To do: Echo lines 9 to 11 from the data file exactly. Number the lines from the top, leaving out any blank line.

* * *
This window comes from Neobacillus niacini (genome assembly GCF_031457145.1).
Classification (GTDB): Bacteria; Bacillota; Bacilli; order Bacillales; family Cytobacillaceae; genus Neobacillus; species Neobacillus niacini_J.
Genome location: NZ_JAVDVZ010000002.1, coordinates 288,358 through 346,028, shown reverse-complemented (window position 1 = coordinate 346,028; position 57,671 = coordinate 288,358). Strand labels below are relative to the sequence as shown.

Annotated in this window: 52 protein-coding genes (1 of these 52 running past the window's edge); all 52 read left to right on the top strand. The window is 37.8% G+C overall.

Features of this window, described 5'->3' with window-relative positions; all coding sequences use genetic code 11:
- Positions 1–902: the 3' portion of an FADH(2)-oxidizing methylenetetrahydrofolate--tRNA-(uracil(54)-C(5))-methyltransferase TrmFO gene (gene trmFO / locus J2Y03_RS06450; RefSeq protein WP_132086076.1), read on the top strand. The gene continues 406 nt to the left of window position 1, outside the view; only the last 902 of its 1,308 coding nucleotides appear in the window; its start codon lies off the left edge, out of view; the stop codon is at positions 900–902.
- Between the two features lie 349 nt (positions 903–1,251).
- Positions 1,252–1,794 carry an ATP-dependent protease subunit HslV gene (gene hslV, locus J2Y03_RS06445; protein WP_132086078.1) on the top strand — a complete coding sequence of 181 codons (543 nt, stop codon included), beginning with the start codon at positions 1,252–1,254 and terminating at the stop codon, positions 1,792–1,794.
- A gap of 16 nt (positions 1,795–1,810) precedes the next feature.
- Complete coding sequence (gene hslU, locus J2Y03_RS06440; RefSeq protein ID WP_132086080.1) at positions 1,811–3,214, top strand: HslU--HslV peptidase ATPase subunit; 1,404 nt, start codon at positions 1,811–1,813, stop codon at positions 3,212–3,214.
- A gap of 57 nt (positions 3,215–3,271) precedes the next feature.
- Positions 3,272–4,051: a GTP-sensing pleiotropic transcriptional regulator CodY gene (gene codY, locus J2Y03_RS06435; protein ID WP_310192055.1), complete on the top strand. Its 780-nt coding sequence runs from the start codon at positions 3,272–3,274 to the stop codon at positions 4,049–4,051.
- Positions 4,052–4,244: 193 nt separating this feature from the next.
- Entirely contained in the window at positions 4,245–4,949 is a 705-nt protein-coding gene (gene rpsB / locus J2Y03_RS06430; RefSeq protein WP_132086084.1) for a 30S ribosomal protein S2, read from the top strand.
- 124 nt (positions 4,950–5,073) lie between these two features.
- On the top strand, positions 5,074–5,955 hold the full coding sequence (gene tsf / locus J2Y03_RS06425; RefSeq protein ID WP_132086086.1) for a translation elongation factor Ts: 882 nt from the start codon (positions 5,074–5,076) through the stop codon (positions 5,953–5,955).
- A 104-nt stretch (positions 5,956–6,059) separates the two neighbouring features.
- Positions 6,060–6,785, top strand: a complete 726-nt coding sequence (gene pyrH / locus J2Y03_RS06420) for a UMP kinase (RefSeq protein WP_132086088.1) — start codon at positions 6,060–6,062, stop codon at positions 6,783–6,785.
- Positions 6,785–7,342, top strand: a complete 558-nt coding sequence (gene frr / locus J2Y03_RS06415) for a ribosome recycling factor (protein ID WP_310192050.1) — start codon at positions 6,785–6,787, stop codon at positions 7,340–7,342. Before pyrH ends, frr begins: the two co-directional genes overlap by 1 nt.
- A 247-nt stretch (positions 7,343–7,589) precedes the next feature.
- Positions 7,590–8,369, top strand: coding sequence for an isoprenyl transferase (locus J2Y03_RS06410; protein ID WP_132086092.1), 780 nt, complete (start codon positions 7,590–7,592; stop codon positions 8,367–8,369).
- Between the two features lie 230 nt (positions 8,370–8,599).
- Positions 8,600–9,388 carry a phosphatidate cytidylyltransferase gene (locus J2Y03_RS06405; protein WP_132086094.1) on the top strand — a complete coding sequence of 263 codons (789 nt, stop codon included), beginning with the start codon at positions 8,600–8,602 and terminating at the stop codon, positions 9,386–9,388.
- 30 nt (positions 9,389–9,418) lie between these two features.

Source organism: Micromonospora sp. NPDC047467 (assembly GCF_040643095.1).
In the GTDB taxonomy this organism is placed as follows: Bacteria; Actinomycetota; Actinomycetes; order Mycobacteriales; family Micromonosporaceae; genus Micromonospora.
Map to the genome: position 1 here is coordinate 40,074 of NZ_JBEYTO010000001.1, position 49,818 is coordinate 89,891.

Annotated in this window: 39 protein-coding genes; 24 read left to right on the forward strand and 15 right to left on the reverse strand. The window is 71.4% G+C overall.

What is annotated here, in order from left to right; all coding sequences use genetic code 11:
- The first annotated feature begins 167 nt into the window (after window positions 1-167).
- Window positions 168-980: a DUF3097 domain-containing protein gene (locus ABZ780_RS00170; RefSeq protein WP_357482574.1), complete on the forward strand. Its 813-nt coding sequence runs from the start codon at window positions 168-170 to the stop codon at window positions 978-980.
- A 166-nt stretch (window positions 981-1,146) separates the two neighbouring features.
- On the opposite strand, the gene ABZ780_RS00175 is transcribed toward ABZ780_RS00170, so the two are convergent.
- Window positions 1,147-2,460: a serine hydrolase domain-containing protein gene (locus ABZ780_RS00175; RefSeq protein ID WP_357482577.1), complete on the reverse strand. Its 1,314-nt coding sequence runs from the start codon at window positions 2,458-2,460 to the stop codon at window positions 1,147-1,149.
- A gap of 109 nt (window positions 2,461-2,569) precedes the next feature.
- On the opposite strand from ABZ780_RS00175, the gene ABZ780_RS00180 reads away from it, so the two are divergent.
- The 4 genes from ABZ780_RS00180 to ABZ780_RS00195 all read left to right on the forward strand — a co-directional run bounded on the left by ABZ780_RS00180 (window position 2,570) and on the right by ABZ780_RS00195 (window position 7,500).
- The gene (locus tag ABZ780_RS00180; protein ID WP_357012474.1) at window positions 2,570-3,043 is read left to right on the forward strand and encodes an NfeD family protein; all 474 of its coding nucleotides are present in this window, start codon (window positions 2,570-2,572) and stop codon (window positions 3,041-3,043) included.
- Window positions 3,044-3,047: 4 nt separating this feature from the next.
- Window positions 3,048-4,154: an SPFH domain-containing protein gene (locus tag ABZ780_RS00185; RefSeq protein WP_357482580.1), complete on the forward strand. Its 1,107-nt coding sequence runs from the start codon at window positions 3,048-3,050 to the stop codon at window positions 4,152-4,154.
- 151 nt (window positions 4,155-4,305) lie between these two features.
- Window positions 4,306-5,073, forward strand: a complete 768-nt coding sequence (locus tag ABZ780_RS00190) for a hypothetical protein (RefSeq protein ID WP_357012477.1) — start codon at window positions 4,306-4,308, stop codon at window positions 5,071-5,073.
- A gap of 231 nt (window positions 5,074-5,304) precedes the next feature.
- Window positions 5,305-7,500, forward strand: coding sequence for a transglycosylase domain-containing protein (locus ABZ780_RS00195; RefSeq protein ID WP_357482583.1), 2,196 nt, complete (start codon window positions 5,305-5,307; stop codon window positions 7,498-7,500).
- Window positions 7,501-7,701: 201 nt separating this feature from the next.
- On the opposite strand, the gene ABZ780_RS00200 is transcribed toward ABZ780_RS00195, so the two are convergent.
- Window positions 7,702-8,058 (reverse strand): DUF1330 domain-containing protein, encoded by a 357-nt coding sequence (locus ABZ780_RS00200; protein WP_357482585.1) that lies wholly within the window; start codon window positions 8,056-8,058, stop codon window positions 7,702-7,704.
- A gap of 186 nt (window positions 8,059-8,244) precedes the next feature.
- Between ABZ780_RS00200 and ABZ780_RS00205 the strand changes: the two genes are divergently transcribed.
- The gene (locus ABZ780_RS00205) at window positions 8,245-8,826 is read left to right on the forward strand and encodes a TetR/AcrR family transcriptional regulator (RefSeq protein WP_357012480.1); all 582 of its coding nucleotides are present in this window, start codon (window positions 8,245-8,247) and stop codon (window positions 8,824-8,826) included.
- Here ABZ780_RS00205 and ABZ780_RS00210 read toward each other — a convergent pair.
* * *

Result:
- A gap of 16 nt (positions 1,795–1,810) precedes the next feature.
- Complete coding sequence (gene hslU, locus J2Y03_RS06440; RefSeq protein ID WP_132086080.1) at positions 1,811–3,214, top strand: HslU--HslV peptidase ATPase subunit; 1,404 nt, start codon at positions 1,811–1,813, stop codon at positions 3,212–3,214.
- A gap of 57 nt (positions 3,215–3,271) precedes the next feature.